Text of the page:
24 Jul Iron Levels Should Be Checked During Pregnancy
MedicalResearch.com Interview with:
Kris Poppe, MD, PhD
Co-Head Endocrine Unit
CHU St-Pierre UMC
Université libre de Bruxelles
MedicalResearch.com: What is the background for this study?
Response: Pregnant women are often referred by gynecologists to my endocrine practice, for altered thyroid function. At that occasion, I often noticed that the women also had low iron/ferritin levels (ferritin is the iron reserve). Searching in literature did not reveal many publications on the association between iron (deficiency) and thyroid function during pregnancy and so that was the background/aim to perform this study.
MedicalResearch.com: What are the main findings?
Response: Our main findings are:
- That iron deficiency in a developed country still is as high as 35%
- That in those women, serum TSH and especially the prevalence of thyroid autoimmunity (TAI) is higher. TAI is known to lead to thyroid dysfunction during pregnancy and to be associated with an increased first trimester miscarriage rate.
MedicalResearch.com: What should readers take away from your report?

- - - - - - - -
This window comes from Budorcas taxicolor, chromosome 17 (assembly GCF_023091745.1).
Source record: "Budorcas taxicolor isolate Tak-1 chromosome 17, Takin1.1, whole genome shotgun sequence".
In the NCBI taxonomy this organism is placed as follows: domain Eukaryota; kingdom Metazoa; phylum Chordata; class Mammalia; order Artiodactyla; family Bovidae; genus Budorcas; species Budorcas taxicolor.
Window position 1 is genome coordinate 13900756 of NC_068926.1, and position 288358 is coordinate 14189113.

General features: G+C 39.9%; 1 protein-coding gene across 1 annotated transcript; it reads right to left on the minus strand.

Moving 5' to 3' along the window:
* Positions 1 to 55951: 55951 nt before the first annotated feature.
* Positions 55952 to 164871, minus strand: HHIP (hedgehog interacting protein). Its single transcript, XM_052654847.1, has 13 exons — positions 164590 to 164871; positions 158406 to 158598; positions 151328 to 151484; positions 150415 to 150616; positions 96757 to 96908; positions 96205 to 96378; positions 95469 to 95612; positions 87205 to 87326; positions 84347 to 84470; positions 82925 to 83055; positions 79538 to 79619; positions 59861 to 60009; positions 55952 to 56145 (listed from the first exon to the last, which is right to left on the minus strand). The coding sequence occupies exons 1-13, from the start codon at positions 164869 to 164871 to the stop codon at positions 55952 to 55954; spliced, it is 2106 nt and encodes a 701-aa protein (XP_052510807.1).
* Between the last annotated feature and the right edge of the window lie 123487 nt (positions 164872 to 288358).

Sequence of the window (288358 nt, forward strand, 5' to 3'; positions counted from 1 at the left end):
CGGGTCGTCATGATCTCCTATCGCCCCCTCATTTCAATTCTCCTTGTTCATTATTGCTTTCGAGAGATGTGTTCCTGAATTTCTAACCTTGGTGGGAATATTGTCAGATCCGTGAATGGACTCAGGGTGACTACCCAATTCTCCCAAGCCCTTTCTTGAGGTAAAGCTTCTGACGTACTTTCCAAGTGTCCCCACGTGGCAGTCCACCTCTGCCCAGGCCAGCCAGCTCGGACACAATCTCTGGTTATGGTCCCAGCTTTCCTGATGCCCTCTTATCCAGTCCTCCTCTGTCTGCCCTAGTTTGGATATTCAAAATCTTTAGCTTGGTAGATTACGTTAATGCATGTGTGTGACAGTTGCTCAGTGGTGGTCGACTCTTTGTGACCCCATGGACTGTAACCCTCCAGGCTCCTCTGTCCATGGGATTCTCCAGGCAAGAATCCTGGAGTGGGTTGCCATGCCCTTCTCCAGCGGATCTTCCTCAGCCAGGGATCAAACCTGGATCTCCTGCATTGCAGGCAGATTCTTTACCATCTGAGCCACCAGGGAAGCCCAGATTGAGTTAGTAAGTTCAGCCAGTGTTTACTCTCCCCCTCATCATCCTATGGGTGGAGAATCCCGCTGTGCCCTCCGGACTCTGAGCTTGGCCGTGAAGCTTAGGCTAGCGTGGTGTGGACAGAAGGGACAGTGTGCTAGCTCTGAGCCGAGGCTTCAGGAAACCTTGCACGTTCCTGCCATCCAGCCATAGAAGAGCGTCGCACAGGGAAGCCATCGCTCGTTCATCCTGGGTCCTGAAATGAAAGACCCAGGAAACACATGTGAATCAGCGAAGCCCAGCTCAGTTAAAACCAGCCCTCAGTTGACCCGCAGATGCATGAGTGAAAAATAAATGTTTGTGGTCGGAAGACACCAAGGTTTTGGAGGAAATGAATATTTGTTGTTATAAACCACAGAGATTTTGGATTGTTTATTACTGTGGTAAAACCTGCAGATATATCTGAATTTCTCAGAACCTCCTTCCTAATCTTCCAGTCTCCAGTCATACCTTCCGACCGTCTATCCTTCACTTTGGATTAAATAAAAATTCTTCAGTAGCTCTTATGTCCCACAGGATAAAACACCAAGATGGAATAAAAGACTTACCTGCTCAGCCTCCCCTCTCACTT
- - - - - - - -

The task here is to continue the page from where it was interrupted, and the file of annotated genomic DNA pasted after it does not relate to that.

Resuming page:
Response: That at least once during pregnancy, iron levels (ferritin) should be checked and that before pregnancy, attention should be taken to the diet, in order that enough iron riche sources are consumed.
MedicalResearch.com: What recommendations do you have for future research as a result of this study?
Response: We will now look at the pregnancy outcomes in women with and without iron deficiency and look whether iron deficiency, thyroid dysfunction or both are associated with an altered pregnancy outcome?
MedicalResearch.com: Is there anything else you would like to add?
Response: Iron deficiency has (in analogy with iodine deficiency) not disappeared in some patients in some areas in the world.
MedicalResearch.com: Thank you for your contribution to the MedicalResearch.com community.
Poppe et al. Prevalence of thyroid autoimmunity and dysfunction in women with iron deficiency during early pregnancy: is it altered? European Journal of Endocrinology, July 2016 DOI: 10.1530/EJE-16-0288
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